“We were not actually fully prepared,” Pineda said. “On the road, we were all scared of what we saw ahead of us, but we keep reminding ourselves it is better to be out than stranded.”
Pineda described the dangerous road conditions as he and others tried to flee the capital.
“On the road you could see the fire and we were struggling because of the smoke,” he said. “The visibility on the road was very bad. We couldn’t even see if someone was ahead of us.”
He and his family were still on the road Thursday morning and were headed to seek shelter in Edmonton, about 900 miles to the south.
“We are very exhausted right now. We’ve barely slept and are very worried about our house in Yellowknife and if we’ll still have a home,” Pineda said.
Fires in Canada have burned more than six times more land this year when compared to the 10-year annual average, according to data from the Canadian Wildland Fire Information System.
There have been more fires in Canada this year than compared to the 10-year average, with a 128% difference. Yet the fires appear to be spreading much wider than before, and so far this year, more than 13 million hectares have been burned – an area larger than Pennsylvania.
The data, current as of August 9, show the 10-year average of area burned to date sits at just over 2 million hectares.
British Columbia evacuates thousands amid threat of fires
Fire officials in Canada’s southwest province of British Columbia are bracing for “aggressive and unpredictable” fire conditions Friday as the region anticipates strong winds and dry lightning which will be compounded by existing drought conditions.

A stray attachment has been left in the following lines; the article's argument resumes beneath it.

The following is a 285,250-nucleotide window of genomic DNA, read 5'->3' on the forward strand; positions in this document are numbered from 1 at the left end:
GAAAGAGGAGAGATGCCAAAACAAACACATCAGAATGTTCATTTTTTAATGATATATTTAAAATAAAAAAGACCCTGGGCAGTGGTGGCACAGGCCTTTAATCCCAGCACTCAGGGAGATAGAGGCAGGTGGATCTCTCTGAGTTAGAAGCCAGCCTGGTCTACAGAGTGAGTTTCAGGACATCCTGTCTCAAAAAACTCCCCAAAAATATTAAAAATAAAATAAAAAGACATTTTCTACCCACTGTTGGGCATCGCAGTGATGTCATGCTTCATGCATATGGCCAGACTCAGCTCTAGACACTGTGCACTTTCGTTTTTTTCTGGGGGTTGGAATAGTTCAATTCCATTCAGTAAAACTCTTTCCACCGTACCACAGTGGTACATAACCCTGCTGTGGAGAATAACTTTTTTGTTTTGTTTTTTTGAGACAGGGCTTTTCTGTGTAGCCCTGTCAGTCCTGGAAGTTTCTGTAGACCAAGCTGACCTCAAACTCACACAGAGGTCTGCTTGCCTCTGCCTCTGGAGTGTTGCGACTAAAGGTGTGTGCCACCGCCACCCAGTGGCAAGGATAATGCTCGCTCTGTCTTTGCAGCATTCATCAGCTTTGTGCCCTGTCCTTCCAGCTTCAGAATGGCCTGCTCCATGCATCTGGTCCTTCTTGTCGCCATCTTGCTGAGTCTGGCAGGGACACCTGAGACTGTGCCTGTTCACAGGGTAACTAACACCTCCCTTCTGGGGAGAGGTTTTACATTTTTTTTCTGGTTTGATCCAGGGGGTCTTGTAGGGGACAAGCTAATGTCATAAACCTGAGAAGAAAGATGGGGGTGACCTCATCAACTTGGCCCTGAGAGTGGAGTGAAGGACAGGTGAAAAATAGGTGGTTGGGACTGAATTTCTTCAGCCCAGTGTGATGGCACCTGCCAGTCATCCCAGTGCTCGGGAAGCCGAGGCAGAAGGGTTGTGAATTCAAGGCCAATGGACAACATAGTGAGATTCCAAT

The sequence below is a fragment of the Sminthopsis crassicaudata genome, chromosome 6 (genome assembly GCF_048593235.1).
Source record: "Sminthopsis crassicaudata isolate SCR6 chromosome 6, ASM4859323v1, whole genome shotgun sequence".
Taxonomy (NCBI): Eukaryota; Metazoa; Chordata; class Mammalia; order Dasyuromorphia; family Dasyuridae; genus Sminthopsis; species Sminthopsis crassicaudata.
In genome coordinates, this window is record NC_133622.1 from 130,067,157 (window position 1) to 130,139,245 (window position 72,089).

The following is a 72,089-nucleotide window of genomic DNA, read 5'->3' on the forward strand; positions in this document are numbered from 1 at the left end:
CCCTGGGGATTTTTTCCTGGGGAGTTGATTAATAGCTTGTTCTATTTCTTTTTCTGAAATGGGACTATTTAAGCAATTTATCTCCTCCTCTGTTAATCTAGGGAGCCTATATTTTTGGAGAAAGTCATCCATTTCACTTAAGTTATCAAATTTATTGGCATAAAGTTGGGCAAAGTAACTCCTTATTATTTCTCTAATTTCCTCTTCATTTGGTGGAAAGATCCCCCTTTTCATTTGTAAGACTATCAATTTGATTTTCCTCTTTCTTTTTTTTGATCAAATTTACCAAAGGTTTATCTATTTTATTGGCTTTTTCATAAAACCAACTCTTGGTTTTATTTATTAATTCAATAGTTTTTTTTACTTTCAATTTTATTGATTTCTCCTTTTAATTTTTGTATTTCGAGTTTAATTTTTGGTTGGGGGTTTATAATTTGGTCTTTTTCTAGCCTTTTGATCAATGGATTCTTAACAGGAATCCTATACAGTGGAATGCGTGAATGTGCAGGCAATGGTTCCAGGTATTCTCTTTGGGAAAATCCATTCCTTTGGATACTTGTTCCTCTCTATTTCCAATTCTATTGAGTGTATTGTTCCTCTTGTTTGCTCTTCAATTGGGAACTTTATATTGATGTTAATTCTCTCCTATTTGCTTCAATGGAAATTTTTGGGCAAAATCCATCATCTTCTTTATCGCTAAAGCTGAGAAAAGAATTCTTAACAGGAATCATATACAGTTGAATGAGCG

British Columbia has more than 360 active fires – more than any other Canadian province, according to the Canadian Interagency Forest Fire Centre. The forecast winds and lightning may cause fires to move and grow quickly, officials have warned.
“This weather event has the potential to be the most challenging 24 to 48 hours of the summer from a fire perspective,” Cliff Chapman, of the British Columbia Wildfire Service, said in a Thursday news conference. “We are expecting significant growth, and we are expecting our resources to be challenged.”
Chapman explained lightning has been the primary cause of new fires.
Nearly 60 evacuation orders were in effect across the province Thursday, the British Columbia Wildfire Service said.
Among the displaced are residents of at least 4,800 properties who were ordered to evacuate in the province’s West Kelowna area on Wednesday and Thursday as the McDougall Creek fire advanced, local emergency officials announced.
A state of emergency has been declared in Kelowna, as crews are combating spot fires coming from across the Central Okanagan Lake, stemming from the McDougall Creek fire, according to a news release Friday.
“Due to unpredictable fire behaviour, it is critical that all residents evacuate for their safety and the safety of first responders in the area,” the news release from Central Okanagan Emergency Operations said.
Video taken by resident Todd Ramsay shows a lake rimmed by large hills engulfed in a wall of fire.
“Absolutely devastating,” Ramsay said of the devastation in a Facebook post. “The fire jumped the lake and was right behind our house.”
Ramsay said he was eventually able to evacuate to safety.